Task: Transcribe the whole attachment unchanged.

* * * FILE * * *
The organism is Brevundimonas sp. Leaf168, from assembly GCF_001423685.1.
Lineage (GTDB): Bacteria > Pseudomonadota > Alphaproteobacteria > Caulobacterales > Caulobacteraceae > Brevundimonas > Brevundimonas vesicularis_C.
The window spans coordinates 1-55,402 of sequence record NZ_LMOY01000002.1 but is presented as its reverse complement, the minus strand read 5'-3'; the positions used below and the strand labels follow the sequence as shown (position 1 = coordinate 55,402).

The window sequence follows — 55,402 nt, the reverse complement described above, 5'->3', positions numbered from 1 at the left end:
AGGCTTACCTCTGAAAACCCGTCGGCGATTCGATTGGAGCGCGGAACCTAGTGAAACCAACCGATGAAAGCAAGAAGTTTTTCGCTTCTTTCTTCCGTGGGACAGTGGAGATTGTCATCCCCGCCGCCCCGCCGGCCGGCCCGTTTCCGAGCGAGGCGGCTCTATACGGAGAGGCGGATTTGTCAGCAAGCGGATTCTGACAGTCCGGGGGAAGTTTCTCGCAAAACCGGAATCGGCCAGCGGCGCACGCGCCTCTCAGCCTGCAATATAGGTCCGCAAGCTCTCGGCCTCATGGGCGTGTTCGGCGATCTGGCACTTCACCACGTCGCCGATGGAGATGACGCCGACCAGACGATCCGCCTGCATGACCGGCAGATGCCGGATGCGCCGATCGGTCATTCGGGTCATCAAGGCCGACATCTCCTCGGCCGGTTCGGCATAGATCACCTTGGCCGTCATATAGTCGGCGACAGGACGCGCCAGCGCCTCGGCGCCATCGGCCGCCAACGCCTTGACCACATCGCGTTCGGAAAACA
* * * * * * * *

The organism is Brevundimonas sp. Leaf168, from assembly GCF_001423685.1.
Lineage (GTDB): Bacteria > Pseudomonadota > Alphaproteobacteria > Caulobacterales > Caulobacteraceae > Brevundimonas > Brevundimonas vesicularis_C.
The window spans coordinates 1-55,402 of sequence record NZ_LMOY01000002.1 but is presented as its reverse complement, the minus strand read 5'-3'; the positions used below and the strand labels follow the sequence as shown (position 1 = coordinate 55,402).

The window sequence follows — 55,402 nt, the reverse complement described above, 5'->3', positions numbered from 1 at the left end:
AGGCTTACCTCTGAAAACCCGTCGGCGATTCGATTGGAGCGCGGAACCTAGTGAAACCAACCGATGAAAGCAAGAAGTTTTTCGCTTCTTTCTTCCGTGGGACAGTGGAGATTGTCATCCCCGCCGCCCCGCCGGCCGGCCCGTTTCCGAGCGAGGCGGCTCTATACGGAGAGGCGGATTTGTCAGCAAGCGGATTCTGACAGTCCGGGGGAAGTTTCTCGCAAAACCGGAATCGGCCAGCGGCGCACGCGCCTCTCAGCCTGCAATATAGGTCCGCAAGCTCTCGGCCTCATGGGCGTGTTCGGCGATCTGGCACTTCACCACGTCGCCGATGGAGATGACGCCGACCAGACGATCCGCCTGCATGACCGGCAGATGCCGGATGCGCCGATCGGTCATTCGGGTCATCAAGGCCGACATCTCCTCGGCCGGTTCGGCATAGATCACCTTGGCCGTCATATAGTCGGCGACAGGACGCGCCAGCGCCTCGGCGCCATCGGCCGCCAACGCCTTGACCACATCGCGTTCGGAAAACA